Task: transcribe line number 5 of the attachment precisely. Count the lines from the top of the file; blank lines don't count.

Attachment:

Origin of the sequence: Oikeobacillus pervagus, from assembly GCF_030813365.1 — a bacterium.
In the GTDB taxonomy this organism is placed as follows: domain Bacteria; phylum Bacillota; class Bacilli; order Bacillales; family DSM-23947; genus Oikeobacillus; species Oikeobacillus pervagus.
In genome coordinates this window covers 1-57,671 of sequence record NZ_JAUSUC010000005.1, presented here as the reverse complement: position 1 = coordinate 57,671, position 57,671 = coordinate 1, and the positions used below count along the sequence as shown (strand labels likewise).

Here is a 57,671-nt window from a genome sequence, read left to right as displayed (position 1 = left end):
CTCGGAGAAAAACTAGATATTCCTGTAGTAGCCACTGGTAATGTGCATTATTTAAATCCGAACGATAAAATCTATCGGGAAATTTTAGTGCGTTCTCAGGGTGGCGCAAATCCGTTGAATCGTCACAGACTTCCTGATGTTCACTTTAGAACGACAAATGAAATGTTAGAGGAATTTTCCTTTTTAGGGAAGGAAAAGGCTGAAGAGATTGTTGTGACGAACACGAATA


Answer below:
CTCGGAGAAAAACTAGATATTCCTGTAGTAGCCACTGGTAATGTGCATTATTTAAATCCGAACGATAAAATCTATCGGGAAATTTTAGTGCGTTCTCAGGGTGGCGCAAATCCGTTGAATCGTCACAGACTTCCTGATGTTCACTTTAGAACGACAAATGAAATGTTAGAGGAATTTTCCTTTTTAGGGAAGGAAAAGGCTGAAGAGATTGTTGTGACGAACACGAATA